The above photographs are among my favorite keepsakes. I don’t remember much about the day itself, but I can assert confidently that the dynamic captured in these images is representative of the dynamic between me and my grandfather on any given day. More specifically, I look for my next mission. And even when he has to run—literally or figuratively—Grandpa remains behind me.
Not captured in the above photographs is the intermediate event in which, without knowing how to use the breaks, I used a tree to stop my bike. As Grandpa would often say, “Life isn’t a bowl of cherries.” So despite the fall, I got up, got back on that bike, and came home grinning, excited about, and proud of, my latest triumph. Meanwhile, Grandpa, seemingly exhausted, endured the whole process for the sake of supporting me. To this day, I do what I have to do, no matter how painful it is. And to this day, Grandpa gives all of himself to others, no matter the sacrifice. As a matter of fact, not biologically related, he chose to be my grandfather. And because of the many blessings that have blossomed from that choice, I try to live a life that shares the best of him with the world.
I don’t know that I can embody all of his goodness, or recite all of his lessons, but I have a montage of memories that guide me. For example, when he made me spend part of every weekend correcting what I had gotten incorrect on the previous week’s assignments—even though the teacher would never know of my efforts and it would not directly impact my grade—he taught me about intrinsic rewards and not settling for less than my full potential. When he drove all the way back to the grocery store to return a penny that the cashier had accidentally overpaid him, he taught me about honesty. When he refused to let me say, “I can’t,” he taught me about confidence and perseverance. When he called family meetings, he taught me about using my voice to create change. Every time he helped somebody—which was all the time—he taught me about gratefulness and humility, and that doing well without doing good is meaningless. When he refused to tell me and my brother about special outings he had planned because if for some reason he couldn’t bring them to fruition, he didn’t want to disappoint us, he taught me that it’s acceptable to hold people to their word, and that people should be able to hold me to mine, no matter how significant or inconsequential a statement I make. When we had family game nights, even though most of my friends’ families could afford family vacations, he taught me that love really isn’t about money. When he put gas in my car every week through most of my college years, he taught me that no matter how little you have, you should share it. And when he taught me how to ride a bike—while forgetting to instruct me on how to use the breaks—he taught me that you don’t have to have it all figured out to begin the journey, and that crashing is an opportunity to show the world what you’re made of and to make a choice about what comes next.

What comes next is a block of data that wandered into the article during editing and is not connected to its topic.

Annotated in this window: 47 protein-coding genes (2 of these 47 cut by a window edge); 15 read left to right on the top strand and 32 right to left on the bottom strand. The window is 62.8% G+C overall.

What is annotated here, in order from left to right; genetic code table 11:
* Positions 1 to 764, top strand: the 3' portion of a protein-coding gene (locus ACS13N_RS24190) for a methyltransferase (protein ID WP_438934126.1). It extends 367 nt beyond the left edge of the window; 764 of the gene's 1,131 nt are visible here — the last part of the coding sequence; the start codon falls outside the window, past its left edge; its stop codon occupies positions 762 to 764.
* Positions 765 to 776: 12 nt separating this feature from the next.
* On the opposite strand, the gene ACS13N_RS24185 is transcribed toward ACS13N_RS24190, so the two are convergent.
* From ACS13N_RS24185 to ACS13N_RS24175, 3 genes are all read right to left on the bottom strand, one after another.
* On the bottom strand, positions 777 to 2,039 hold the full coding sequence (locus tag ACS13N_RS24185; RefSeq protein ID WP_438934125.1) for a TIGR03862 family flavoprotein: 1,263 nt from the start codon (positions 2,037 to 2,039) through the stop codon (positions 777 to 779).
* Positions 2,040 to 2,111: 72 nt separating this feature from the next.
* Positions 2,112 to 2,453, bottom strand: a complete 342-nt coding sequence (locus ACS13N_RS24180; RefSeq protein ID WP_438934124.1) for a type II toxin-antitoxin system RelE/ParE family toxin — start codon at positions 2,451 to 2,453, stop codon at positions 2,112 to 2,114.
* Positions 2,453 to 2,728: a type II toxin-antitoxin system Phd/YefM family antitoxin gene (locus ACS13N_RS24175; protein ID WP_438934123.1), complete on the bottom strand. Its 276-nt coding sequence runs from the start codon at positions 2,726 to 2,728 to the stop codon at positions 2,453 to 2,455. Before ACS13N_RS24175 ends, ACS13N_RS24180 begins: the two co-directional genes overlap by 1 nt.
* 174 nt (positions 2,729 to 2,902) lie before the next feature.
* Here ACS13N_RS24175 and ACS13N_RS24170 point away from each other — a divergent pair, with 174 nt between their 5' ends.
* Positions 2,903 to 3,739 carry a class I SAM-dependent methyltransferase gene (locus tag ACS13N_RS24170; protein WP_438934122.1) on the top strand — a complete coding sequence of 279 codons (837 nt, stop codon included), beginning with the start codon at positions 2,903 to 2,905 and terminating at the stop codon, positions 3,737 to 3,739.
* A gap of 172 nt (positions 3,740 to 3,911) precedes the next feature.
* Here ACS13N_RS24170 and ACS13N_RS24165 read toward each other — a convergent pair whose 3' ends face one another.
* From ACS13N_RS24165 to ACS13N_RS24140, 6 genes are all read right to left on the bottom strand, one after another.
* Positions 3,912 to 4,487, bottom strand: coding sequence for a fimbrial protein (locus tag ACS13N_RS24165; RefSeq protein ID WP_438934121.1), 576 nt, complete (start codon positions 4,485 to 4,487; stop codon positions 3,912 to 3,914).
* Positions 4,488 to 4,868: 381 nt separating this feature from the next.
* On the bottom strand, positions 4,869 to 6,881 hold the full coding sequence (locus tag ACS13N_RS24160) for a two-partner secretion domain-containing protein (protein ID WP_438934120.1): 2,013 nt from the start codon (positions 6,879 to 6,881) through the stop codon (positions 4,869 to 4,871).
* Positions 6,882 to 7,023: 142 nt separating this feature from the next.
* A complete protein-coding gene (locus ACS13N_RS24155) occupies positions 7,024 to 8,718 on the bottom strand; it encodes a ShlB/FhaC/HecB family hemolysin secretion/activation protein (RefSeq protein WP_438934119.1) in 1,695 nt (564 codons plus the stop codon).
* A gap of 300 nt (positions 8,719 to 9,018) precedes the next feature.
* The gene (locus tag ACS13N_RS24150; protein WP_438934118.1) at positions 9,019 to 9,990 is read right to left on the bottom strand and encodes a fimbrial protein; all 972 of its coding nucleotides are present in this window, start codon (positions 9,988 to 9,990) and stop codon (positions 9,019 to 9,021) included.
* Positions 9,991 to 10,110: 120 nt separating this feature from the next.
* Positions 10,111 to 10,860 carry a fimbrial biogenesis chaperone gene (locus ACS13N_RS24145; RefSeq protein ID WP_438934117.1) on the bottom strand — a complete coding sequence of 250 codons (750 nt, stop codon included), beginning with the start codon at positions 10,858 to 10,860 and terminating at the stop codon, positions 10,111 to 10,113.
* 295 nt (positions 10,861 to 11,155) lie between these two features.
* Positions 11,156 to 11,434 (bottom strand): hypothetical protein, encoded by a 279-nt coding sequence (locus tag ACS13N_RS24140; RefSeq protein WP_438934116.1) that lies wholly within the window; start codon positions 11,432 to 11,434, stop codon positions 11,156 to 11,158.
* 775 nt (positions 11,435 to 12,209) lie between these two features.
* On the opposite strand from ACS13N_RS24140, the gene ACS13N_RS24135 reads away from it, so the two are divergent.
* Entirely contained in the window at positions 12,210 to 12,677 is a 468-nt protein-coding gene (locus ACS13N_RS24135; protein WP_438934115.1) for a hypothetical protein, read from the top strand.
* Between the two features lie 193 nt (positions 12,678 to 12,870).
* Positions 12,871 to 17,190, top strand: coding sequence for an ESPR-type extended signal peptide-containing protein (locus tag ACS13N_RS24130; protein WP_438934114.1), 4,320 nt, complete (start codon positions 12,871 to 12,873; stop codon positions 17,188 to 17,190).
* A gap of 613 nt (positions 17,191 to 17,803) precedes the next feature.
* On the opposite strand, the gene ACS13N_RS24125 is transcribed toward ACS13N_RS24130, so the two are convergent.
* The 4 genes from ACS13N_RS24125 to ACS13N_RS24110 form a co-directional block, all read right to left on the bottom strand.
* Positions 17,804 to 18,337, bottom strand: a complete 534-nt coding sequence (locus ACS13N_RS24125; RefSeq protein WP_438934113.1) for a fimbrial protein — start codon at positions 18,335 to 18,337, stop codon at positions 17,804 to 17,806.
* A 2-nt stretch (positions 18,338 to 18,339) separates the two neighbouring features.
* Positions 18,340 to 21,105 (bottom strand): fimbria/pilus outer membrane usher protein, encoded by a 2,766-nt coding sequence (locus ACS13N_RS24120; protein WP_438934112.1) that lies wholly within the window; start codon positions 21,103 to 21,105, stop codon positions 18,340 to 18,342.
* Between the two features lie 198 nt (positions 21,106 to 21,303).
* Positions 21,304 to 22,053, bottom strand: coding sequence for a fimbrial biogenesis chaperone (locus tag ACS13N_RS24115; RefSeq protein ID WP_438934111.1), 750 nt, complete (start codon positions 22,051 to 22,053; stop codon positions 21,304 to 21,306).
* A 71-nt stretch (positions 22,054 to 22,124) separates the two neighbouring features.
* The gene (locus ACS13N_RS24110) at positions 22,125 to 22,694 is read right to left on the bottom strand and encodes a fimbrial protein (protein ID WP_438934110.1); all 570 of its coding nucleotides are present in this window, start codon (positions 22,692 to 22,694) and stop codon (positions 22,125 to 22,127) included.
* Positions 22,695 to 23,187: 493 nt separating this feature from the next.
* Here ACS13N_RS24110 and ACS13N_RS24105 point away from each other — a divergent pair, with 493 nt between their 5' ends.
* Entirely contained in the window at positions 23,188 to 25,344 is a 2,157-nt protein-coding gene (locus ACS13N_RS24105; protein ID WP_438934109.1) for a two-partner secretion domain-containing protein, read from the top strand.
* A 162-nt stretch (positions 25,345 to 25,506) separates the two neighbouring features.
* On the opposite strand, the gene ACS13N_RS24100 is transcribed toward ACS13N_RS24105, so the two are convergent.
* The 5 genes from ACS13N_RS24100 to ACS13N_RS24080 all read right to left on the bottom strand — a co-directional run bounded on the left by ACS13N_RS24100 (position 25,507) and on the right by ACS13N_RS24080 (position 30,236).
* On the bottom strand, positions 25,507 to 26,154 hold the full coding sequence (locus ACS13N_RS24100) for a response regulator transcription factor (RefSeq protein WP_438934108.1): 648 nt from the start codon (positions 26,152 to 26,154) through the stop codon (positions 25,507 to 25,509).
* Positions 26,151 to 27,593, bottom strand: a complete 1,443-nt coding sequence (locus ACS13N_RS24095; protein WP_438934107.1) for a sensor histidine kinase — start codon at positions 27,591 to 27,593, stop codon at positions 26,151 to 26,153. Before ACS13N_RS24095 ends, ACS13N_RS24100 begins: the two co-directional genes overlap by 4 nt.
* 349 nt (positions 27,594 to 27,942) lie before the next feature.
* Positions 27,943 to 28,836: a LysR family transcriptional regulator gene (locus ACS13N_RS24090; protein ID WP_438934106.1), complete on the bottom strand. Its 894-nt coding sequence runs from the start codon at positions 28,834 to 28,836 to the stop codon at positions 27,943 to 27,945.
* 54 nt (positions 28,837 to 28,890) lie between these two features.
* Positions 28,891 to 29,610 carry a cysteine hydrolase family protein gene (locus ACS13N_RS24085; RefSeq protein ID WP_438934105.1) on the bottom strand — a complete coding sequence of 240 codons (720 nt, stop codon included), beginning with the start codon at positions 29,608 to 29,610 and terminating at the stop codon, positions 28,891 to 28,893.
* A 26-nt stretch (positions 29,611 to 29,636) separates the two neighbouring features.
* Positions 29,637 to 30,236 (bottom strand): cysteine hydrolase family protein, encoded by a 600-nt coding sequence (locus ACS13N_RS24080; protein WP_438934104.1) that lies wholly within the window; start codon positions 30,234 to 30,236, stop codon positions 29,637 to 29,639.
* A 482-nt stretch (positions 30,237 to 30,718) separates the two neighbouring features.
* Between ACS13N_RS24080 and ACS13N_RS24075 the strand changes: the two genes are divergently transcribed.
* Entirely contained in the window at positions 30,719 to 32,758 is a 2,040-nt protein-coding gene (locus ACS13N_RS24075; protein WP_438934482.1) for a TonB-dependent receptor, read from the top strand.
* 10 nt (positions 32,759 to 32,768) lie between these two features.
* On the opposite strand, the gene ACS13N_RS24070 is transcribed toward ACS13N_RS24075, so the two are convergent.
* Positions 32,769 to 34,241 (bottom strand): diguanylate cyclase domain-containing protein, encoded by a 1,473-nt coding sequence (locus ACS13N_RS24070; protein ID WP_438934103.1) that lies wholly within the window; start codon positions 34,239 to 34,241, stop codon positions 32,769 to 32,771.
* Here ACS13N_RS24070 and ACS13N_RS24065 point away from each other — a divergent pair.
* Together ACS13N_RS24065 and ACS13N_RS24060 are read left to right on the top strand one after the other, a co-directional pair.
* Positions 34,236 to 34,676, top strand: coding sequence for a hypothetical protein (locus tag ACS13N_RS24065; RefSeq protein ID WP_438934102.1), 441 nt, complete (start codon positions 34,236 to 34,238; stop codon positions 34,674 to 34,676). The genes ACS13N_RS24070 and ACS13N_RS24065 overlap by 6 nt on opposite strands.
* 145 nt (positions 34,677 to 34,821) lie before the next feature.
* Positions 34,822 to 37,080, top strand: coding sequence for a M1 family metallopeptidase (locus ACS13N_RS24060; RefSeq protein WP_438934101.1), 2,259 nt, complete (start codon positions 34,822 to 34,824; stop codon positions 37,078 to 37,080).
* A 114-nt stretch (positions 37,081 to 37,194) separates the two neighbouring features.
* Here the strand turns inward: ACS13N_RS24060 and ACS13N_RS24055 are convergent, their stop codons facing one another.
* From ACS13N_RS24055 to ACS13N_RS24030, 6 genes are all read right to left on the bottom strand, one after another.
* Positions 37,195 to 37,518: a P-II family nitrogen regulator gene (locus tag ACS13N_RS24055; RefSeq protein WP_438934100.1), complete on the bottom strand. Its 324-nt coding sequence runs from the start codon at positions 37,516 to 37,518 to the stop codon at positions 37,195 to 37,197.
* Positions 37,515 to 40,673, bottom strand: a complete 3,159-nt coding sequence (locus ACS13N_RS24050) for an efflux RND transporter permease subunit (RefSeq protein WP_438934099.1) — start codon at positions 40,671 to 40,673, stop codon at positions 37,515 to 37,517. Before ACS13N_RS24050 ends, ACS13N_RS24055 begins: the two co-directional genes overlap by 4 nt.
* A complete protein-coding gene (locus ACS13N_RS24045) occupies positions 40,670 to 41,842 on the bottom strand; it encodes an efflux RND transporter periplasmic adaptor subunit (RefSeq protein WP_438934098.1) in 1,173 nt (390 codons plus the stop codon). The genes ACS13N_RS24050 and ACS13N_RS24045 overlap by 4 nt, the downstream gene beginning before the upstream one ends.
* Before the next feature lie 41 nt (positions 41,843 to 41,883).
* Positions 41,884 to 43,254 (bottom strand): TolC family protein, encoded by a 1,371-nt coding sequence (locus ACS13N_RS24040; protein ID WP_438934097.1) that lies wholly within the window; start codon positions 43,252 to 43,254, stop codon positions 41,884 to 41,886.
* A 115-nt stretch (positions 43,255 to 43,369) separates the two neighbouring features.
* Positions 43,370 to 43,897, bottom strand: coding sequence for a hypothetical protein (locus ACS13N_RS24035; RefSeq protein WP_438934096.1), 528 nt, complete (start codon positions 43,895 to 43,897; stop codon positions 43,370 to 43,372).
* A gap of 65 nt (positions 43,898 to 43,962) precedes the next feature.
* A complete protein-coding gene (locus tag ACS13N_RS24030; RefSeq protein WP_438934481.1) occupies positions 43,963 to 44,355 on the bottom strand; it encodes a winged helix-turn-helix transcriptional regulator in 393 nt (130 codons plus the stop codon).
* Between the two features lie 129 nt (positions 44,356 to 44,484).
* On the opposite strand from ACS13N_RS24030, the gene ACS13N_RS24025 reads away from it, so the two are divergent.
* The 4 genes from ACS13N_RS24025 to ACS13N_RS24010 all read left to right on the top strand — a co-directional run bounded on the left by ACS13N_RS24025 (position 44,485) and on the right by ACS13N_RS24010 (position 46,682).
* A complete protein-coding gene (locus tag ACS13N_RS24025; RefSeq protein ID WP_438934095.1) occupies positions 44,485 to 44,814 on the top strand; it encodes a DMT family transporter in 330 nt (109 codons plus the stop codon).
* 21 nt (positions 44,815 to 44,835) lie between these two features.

These are the lessons that make my days count, ones that I hope to instill in my students and in my future children, ones in which I hope my readers can find inspiration and solace—even when the road ahead is daunting, when we don’t have answers (or the answers we desire), when we have to endure pain in order to achieve progress, and when new people have chosen to be behind us.